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Le Prof

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About Le Prof

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    Annecy, France

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  1. Le Prof

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    Hi, I don't know exactly, but I would guess a Royal Engineers Dispatch Riders Old Comrades association badge for the Great War. There's another here: https://www.agefotostock.com/age/en/Stock-Images/Rights-Managed/MEV-10727100 Best Regards, Adrian
  2. Hi Luis, And Happy New Year too. It's difficult to tell from the picture, you have a lot of equipment on it! But generally it will either be for an early bike 'Service Brown' (BS 499), or, from 1944, 'British Olive Drab' (BS 298). Best Regards, Adrian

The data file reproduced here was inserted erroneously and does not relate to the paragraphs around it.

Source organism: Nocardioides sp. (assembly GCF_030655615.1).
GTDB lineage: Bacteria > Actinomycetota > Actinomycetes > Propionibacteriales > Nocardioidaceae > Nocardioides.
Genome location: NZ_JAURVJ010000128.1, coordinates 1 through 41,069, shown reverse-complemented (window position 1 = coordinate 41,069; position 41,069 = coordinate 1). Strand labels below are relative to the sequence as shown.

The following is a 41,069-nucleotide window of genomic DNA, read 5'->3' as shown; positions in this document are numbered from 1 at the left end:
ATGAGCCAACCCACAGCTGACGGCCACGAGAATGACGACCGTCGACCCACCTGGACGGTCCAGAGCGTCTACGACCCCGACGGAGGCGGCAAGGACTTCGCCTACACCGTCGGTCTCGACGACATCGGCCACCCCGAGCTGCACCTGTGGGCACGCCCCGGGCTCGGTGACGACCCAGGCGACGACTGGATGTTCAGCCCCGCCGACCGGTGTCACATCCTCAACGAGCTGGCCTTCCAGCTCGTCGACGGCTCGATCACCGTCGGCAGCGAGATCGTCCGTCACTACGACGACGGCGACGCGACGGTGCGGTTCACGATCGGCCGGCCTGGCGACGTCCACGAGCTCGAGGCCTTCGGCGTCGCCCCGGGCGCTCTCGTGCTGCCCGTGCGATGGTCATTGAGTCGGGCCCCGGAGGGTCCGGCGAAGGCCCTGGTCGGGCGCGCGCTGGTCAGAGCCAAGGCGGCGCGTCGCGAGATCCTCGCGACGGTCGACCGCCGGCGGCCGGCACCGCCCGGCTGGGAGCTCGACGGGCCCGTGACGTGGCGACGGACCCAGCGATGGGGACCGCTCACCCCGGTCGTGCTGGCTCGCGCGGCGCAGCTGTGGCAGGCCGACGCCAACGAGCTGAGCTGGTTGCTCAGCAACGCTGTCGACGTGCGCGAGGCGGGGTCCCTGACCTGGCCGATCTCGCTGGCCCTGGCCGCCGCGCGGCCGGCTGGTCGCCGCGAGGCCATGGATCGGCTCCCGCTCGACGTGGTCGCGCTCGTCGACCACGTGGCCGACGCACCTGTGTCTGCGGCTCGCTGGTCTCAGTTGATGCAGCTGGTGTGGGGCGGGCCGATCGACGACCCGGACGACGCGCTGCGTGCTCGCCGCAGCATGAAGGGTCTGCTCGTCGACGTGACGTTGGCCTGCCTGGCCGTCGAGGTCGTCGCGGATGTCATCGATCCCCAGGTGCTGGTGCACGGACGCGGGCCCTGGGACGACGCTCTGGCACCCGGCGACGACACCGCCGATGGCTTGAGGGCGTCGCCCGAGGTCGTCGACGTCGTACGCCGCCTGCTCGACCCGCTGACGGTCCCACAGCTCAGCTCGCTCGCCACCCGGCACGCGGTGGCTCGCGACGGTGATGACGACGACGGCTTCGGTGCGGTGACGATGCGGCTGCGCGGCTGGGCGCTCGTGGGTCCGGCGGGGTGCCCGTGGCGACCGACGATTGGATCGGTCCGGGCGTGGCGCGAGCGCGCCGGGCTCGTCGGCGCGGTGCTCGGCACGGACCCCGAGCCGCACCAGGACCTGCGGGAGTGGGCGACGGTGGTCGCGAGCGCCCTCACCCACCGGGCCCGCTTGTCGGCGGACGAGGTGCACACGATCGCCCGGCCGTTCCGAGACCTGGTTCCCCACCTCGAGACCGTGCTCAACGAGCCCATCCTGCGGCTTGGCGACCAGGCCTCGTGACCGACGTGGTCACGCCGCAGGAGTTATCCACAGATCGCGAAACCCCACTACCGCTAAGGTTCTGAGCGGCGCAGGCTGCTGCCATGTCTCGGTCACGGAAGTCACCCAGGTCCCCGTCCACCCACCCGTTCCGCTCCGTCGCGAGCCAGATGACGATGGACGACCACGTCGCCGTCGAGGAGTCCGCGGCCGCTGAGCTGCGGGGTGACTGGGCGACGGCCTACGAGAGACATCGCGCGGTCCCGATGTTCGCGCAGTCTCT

3. Hi Mike, Thanks for the photos of the Adlake lamps. I could find dozens of different types of them, but nothing showing the tops like that. Of the near 30000 of these bikes made, I have traced fewer than ten survivors, which makes research a little difficult at times. Some have no serial numbers stamped under the pedal crank, some, like the one above belonging to Bozman have a USA serial number handstamped, and some have a Columbia J series number denoting 1918. Of the USA series numbers, I have not yet seen one above 10,000, so I am wondering if these were for one of the three contracts. In case it's of interest, here's some further detail about mine. I'm still collecting parts, since the photos were taken, I obtained the correct pedals and luggge carrier, with the help of friends in the US. Best Regards, Adrian
  4. Hi, Tommo, A long time ago, I had this experience at Upper Heford USAF base. We were visiting, but the bus we were travelling on broke down, so we were late. Explaining this to our American host, our RAF boss said "Sorry we're late, the bus went US". There was blank incomprehension from our American. He later explained how he was trying to figure "how we got the coach stateside" . Best Regards, Adrian